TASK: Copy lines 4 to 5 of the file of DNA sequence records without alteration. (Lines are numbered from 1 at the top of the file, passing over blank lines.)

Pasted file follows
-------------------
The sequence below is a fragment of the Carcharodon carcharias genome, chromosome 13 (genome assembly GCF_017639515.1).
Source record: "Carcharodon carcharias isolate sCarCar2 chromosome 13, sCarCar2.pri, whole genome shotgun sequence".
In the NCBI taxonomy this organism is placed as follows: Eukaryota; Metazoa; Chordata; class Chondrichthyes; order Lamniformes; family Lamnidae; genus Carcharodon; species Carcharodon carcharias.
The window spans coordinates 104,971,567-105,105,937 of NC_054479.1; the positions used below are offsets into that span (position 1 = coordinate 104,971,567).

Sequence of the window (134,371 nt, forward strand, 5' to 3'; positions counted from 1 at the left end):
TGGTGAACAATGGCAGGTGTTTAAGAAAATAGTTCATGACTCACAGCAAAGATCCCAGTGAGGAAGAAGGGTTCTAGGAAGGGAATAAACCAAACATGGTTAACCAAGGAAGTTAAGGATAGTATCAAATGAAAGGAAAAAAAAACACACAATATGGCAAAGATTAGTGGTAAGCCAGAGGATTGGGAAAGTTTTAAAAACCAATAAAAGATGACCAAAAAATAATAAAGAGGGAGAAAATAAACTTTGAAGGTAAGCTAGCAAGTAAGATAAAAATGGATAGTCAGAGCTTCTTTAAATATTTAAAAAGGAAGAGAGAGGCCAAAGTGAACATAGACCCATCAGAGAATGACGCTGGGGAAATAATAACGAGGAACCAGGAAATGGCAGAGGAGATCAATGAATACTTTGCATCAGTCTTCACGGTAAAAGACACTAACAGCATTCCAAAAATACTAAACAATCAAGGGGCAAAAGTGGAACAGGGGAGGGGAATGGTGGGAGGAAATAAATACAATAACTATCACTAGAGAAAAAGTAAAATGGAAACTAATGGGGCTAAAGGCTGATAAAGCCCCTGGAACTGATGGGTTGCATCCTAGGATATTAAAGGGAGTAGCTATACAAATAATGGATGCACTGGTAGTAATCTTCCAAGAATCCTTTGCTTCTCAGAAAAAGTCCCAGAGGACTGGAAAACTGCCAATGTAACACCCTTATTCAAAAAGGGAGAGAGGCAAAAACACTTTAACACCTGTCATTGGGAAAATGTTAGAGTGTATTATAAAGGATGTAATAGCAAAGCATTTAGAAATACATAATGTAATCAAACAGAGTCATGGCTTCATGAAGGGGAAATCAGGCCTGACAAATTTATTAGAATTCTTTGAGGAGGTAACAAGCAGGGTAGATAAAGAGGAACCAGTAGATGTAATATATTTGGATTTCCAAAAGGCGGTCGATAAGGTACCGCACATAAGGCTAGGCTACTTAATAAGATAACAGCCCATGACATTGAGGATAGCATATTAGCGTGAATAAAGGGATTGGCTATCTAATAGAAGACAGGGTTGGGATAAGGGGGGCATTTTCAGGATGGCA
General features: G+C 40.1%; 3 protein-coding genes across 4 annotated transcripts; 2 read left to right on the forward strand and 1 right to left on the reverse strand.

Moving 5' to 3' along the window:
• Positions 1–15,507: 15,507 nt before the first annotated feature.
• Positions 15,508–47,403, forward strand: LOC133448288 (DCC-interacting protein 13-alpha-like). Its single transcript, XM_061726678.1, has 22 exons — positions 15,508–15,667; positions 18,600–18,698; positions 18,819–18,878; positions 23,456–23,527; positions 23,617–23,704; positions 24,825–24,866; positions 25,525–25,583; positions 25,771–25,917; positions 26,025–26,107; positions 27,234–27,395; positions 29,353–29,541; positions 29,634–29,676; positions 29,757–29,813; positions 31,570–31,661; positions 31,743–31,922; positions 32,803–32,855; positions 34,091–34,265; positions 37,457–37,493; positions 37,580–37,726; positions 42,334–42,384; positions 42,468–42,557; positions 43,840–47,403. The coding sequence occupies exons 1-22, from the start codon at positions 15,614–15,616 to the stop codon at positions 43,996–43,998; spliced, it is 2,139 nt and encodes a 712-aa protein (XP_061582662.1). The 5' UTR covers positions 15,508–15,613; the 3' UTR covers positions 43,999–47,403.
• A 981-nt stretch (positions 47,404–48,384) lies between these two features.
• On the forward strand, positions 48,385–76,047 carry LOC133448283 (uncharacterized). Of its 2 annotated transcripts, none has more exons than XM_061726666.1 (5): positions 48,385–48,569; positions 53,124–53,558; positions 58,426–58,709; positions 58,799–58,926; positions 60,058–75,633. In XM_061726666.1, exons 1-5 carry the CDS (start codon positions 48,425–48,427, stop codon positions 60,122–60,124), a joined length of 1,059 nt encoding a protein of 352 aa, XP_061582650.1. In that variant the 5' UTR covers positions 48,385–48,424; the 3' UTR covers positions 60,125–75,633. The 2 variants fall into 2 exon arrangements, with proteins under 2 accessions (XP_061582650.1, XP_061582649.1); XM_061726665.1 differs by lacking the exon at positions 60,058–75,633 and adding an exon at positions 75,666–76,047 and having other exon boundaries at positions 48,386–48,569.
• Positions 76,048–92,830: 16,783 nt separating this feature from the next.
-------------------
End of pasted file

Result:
The window spans coordinates 104,971,567-105,105,937 of NC_054479.1; the positions used below are offsets into that span (position 1 = coordinate 104,971,567).

Sequence of the window (134,371 nt, forward strand, 5' to 3'; positions counted from 1 at the left end):